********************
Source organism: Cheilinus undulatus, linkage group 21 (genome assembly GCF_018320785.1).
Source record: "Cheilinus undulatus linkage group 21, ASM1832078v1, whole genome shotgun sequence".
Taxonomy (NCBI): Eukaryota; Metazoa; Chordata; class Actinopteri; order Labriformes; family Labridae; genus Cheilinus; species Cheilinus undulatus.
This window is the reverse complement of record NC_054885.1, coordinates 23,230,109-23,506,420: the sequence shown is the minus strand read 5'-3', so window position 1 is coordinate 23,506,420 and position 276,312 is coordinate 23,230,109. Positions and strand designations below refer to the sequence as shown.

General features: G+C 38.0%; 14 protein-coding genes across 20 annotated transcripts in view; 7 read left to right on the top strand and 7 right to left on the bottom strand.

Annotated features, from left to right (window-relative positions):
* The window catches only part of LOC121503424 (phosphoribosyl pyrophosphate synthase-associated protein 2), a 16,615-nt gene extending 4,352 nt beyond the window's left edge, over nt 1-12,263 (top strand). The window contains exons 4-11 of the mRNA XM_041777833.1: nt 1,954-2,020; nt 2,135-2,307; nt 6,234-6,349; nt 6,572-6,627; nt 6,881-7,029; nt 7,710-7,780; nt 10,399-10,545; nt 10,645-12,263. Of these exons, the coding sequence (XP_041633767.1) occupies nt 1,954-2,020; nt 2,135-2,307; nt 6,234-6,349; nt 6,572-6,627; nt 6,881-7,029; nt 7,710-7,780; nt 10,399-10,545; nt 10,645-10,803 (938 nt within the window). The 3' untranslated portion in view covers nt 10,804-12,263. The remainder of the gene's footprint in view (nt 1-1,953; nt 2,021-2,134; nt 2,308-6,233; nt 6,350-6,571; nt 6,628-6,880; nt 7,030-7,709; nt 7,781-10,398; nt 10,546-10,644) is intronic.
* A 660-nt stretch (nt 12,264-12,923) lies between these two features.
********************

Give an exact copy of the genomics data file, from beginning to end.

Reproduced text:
Source organism: Cheilinus undulatus, linkage group 21 (genome assembly GCF_018320785.1).
Source record: "Cheilinus undulatus linkage group 21, ASM1832078v1, whole genome shotgun sequence".
Taxonomy (NCBI): Eukaryota; Metazoa; Chordata; class Actinopteri; order Labriformes; family Labridae; genus Cheilinus; species Cheilinus undulatus.
This window is the reverse complement of record NC_054885.1, coordinates 23,230,109-23,506,420: the sequence shown is the minus strand read 5'-3', so window position 1 is coordinate 23,506,420 and position 276,312 is coordinate 23,230,109. Positions and strand designations below refer to the sequence as shown.

General features: G+C 38.0%; 14 protein-coding genes across 20 annotated transcripts in view; 7 read left to right on the top strand and 7 right to left on the bottom strand.

Annotated features, from left to right (window-relative positions):
* The window catches only part of LOC121503424 (phosphoribosyl pyrophosphate synthase-associated protein 2), a 16,615-nt gene extending 4,352 nt beyond the window's left edge, over nt 1-12,263 (top strand). The window contains exons 4-11 of the mRNA XM_041777833.1: nt 1,954-2,020; nt 2,135-2,307; nt 6,234-6,349; nt 6,572-6,627; nt 6,881-7,029; nt 7,710-7,780; nt 10,399-10,545; nt 10,645-12,263. Of these exons, the coding sequence (XP_041633767.1) occupies nt 1,954-2,020; nt 2,135-2,307; nt 6,234-6,349; nt 6,572-6,627; nt 6,881-7,029; nt 7,710-7,780; nt 10,399-10,545; nt 10,645-10,803 (938 nt within the window). The 3' untranslated portion in view covers nt 10,804-12,263. The remainder of the gene's footprint in view (nt 1-1,953; nt 2,021-2,134; nt 2,308-6,233; nt 6,350-6,571; nt 6,628-6,880; nt 7,030-7,709; nt 7,781-10,398; nt 10,546-10,644) is intronic.
* A 660-nt stretch (nt 12,264-12,923) lies between these two features.